2017 was "a historic year of weather and climate disasters," according to a new report from the National Oceanic and Atmospheric Administration (NOAA). Sixteen separate billion-dollar disasters hit the United States, killing 362 people and bringing losses of $306.2 billion. The majority of that figure—$265 billion—can be attributed to Hurricanes Harvey, Maria, and Irma.
That figure sets a new record, passing the $214.8 billion (inflation-adjusted) worth of damage wreaked by Hurricane Katrina and other storms in 2005.
How much did man-made climate change contribute to these losses? The Washington Post reports that
NOAA experts demurred on this question on a media call, declining to apportion how much of the damage could be attributed to a changing climate as opposed to other factors. One key factor that is also known to be worsening damage is that there is more valuable infrastructure, such as homes and businesses, in harm's way—along coastlines or in areas vulnerable to wildfire.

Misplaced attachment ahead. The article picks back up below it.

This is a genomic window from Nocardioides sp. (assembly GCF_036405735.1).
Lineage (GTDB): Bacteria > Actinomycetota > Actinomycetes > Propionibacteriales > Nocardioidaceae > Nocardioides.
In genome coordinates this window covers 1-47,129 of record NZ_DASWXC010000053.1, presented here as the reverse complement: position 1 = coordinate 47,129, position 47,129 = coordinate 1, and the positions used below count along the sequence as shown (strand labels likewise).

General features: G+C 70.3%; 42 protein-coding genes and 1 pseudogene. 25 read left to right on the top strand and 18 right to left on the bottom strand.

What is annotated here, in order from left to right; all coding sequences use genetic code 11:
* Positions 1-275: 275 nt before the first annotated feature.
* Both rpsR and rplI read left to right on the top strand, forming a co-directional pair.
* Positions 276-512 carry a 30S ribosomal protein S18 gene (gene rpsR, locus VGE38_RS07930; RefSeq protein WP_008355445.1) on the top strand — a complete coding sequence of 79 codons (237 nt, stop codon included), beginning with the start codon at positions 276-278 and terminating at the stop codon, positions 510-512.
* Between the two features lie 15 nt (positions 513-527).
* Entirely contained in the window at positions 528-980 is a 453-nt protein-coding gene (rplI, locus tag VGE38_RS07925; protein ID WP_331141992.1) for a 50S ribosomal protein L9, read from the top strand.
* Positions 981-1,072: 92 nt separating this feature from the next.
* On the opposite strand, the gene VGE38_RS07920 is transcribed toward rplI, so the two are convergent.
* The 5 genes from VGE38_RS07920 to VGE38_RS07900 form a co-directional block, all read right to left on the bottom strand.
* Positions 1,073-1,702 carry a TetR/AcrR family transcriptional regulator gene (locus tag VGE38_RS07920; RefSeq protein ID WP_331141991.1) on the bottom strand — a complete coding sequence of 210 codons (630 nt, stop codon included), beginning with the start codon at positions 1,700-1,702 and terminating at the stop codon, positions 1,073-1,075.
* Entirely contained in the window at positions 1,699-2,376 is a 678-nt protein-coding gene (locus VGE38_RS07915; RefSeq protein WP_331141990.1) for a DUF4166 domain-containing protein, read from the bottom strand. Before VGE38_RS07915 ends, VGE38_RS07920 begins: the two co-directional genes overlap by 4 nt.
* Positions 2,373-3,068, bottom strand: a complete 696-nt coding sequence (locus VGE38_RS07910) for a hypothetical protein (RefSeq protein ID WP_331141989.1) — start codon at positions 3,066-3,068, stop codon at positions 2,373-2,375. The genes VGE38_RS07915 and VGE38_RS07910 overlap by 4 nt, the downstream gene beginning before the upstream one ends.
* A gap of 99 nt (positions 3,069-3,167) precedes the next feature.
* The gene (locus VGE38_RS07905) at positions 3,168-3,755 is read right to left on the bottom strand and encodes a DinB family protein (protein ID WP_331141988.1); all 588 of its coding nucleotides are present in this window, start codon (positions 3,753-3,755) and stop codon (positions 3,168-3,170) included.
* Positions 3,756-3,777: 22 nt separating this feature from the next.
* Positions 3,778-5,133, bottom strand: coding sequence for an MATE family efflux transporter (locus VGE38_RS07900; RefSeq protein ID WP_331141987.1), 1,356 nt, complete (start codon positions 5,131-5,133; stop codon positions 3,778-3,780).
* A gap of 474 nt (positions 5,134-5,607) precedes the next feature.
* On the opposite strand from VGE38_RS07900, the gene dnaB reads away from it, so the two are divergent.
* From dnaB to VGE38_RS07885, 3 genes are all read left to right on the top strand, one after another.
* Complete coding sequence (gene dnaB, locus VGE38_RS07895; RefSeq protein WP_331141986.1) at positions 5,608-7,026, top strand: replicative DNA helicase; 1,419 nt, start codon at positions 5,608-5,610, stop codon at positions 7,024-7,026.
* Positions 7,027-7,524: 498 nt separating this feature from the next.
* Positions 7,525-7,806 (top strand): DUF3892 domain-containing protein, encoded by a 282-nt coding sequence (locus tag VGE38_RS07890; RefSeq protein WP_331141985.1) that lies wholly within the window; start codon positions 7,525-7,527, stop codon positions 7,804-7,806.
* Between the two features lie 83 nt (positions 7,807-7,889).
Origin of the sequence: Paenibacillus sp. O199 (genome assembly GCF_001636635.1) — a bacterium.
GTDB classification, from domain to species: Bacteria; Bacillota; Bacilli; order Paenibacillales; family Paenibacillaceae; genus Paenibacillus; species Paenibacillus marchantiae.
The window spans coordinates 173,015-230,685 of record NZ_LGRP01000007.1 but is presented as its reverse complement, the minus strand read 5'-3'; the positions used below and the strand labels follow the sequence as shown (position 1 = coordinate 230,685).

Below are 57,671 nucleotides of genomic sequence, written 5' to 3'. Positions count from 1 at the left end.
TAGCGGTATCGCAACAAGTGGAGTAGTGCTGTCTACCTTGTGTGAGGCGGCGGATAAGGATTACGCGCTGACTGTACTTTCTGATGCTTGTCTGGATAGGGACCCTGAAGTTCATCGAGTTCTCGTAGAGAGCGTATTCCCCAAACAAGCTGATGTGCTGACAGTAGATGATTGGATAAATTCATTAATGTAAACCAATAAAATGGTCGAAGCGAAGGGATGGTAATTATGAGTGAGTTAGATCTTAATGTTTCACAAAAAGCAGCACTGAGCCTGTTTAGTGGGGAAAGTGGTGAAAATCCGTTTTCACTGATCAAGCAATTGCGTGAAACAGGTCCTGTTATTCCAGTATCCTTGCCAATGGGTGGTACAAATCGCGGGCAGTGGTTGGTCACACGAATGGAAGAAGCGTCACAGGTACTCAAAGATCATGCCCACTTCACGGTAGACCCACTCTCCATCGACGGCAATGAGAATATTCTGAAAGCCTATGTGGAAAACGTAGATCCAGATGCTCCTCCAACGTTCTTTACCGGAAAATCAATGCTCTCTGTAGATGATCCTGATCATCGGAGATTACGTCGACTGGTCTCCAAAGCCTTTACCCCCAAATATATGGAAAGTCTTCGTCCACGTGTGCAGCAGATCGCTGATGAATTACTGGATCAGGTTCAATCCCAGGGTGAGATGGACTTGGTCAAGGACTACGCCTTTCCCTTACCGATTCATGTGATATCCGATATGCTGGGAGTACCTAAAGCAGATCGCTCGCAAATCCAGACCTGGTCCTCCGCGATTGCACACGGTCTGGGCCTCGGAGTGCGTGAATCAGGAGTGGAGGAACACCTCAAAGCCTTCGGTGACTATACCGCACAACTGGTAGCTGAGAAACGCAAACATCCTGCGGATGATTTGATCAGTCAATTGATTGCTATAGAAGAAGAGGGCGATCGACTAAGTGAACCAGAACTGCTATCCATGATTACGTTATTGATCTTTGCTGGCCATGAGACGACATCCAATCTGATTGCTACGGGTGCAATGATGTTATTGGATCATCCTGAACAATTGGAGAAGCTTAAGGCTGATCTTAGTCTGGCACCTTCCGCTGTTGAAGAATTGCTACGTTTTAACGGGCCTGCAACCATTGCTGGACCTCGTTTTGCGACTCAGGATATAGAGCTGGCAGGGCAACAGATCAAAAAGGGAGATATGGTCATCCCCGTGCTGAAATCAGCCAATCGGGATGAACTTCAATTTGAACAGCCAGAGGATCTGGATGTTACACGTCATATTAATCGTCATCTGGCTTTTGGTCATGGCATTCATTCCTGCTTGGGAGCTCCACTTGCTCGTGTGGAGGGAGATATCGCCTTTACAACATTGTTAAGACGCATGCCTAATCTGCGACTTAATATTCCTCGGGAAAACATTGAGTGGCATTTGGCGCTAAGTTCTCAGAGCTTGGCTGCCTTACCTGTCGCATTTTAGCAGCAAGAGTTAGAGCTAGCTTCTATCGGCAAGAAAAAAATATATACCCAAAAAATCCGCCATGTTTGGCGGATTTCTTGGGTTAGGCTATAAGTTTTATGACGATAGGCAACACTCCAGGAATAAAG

"For the purposes especially of this product, we do not try to parse those apart," said Deke Arndt, chief of the monitoring section at NOAA's National Centers for Environmental Information. "We're more interested in quantifying what's going on. Both the economists and physical scientists will retrospectively look at that, but those sort of happen at the speed of science."
Whatever contribution climate change may have made to last year's disaster damages, the University of Colorado political scientist Roger Pielke, Jr., has calculated that the annual cost of weather disasters as a proportion of global GDP from 1990 to 2017 has actually been falling:
That said, Pielke has also pointed out that the world, especially the U.S., has had a remarkable streak of good luck since 2005 when it comes to big weather disasters. That streak came to an end with Hurricanes Harvey, Maria, and Irma. Given growing wealth and expanding infrastructure, the mere reversion to earlier weather patterns, particularly if the historical rate of landfalling hurricanes in the U.S. recurs, would necessarily result in more losses.
"Understanding loss potential in the context of inexorable global development and long term climate patterns is hard enough," Pielke notes. "It is made even more difficult with the politicized overlay that often accompanies the climate issue. Fortunately, there is good science and solid data available to help cut through the noise. Bigger disasters are coming—will you be ready?"